Human RBMY1 genes are found on the Y chromosome, are expressed in the germ cells of men, and may be related to sperm motility [14], as the RBMY1J is linked to lower sperm counts in clinics [29]. The prevalence of the AZF microdeletion area on the Y chromosome was 7.7%, according to an investigation of AZF microdeletions on the Y chromosome of male fertility problems in Palembang utilizing the RBMY1 STS RBM1 gene [15].
Only SCOC syndrome was successfully associated with RBMY1 among the several azoospermia phenotypes, according to Javadirad et al., indicating a substantial positive relationship between this gene and effective sperm retrieval (SR) [30]. RBMY1 has reportedly been linked to hepatocellular carcinoma, prostate cancer, and heart function [31, 32]. PRY is only present in the testis, and its product controls apoptosis and eliminates defective sperm [32]. According to a study, PRY may be a helpful indicator for abnormal spermatogenesis [33].
Particularly in distal AZFb close to the PRY and RBMY1 gene variants in the highly variable MSY1 locus, hot spot areas for "polymorphic" Y chromosomal disruptions and rearrangements were discovered. Numerous total PRY deletions and substantial RBMY1 gene copy deletions were found as a consequence of the investigation, and these findings appear to be associated with typical male fertility [20]. Based on a study, all AZFb genes, such as RBMY and PRY, were discovered to be deleted in a French man who was infertile but did not have meiotic arrest [34]. It is possible that the mentioned polymorphisms are influenced by the genetics of ethnicities [35]; therefore, additional research into different ethnic groups is recommended to support the current findings. In addition, other polymorphism sites in DMRT1, RBMY1A1, and PRY genes must be included in future studies.


This study was conducted to discover a potential correlation between male infertility and DMRT1, RBMY1A1 polymorphisms, and AZFb microdeletions. Furthermore, DMRT1, RBMY1A1, and PRY expression levels were evaluated in testis samples. Our findings have shown that the TC genotype frequency of rs755383 in the DMRT1 gene has a significant statistical relationship with male infertility. However, rs1481942953 in the RBMY1A1 gene had no statistical association with male infertility. With the help of sY127 and sY134 STS markers, four microdeletions in the AZFb region were discovered in azoospermia and severe oligozoospermia cases. In this study, patients had dysregulated DMRT1 and PRY gene expression; however, RBMY1A1 gene expression showed no significant dysregulation in infertile individuals. The ROC curve results indicate that DMRT1 and PRY could be useful biomarkers for detecting male infertility.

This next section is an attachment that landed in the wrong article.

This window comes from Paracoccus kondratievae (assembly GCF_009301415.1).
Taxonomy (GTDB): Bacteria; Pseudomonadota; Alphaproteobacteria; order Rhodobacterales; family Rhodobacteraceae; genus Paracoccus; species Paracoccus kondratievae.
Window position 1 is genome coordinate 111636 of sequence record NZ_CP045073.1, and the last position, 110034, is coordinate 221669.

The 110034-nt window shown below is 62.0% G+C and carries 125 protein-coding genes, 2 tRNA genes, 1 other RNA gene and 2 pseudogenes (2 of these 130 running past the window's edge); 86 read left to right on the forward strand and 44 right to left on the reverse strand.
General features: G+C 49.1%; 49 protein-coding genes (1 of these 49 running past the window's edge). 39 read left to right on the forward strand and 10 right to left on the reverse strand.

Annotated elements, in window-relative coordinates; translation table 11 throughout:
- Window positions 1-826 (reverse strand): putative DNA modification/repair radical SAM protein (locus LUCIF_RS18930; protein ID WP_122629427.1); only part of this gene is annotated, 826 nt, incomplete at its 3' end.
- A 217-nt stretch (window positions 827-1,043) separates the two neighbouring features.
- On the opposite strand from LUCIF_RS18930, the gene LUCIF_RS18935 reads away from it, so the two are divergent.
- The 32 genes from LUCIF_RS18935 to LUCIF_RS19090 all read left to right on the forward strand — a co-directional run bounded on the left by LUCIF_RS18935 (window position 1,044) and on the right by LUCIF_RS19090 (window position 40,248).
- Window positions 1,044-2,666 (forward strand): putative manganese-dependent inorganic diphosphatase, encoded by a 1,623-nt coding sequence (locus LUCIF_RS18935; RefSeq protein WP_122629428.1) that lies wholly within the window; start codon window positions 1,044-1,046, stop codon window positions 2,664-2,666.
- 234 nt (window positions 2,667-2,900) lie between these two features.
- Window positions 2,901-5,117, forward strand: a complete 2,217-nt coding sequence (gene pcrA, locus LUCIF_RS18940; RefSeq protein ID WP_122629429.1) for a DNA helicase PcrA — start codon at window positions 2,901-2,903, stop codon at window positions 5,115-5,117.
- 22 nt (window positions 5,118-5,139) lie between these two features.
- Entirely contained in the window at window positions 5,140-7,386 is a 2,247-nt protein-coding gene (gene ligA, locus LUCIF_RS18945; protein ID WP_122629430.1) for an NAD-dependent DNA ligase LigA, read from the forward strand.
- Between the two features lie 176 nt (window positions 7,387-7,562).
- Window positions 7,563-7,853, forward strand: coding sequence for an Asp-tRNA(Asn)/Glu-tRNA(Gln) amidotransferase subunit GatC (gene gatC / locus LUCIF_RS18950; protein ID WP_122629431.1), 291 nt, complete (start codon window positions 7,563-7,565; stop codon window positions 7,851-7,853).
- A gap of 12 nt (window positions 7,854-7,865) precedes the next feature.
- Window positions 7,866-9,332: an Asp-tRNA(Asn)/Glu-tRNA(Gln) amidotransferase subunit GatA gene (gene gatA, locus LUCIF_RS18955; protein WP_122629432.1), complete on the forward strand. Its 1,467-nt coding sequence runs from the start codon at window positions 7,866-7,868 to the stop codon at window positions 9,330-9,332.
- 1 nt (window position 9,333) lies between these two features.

This research received no external funding, and we acknowledge the patients who contributed to this research.


RS and AHS were involved in the conception and design of the experiments. PB and AHS contributed to performing the experiments. ND analyzed data. AHS contributed to drafting the article. RS and AHS contributed to revising it critically for important intellectual content. RS made the final approval of the version to be published. 


There is no conflict of interest among the authors.


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Article Info

Academic Editor

Md Jamal Uddin, PhD; ABEx Bio-Research Center, Dhaka-1230, Bangladesh
04 March, 2023
05 May, 2023
20 May, 2023

Coresponding author

Reza Safaralizadeh, Department of Animal Biology, Faculty of Natural Sciences, University of Tabriz, 29th Bahman Blvd., Tabriz, Iran, e-mail: safaralizadeh@tabrizu.ac.ir

Cite this article

Saleh AH, Dastmalchi N, et al. DMRT1, RBMY, and AZFb genes polymorphism and expression role in azoospermia susceptibility. J Adv Biotechnol Exp Ther. 2023 May; 6(2): 483-494.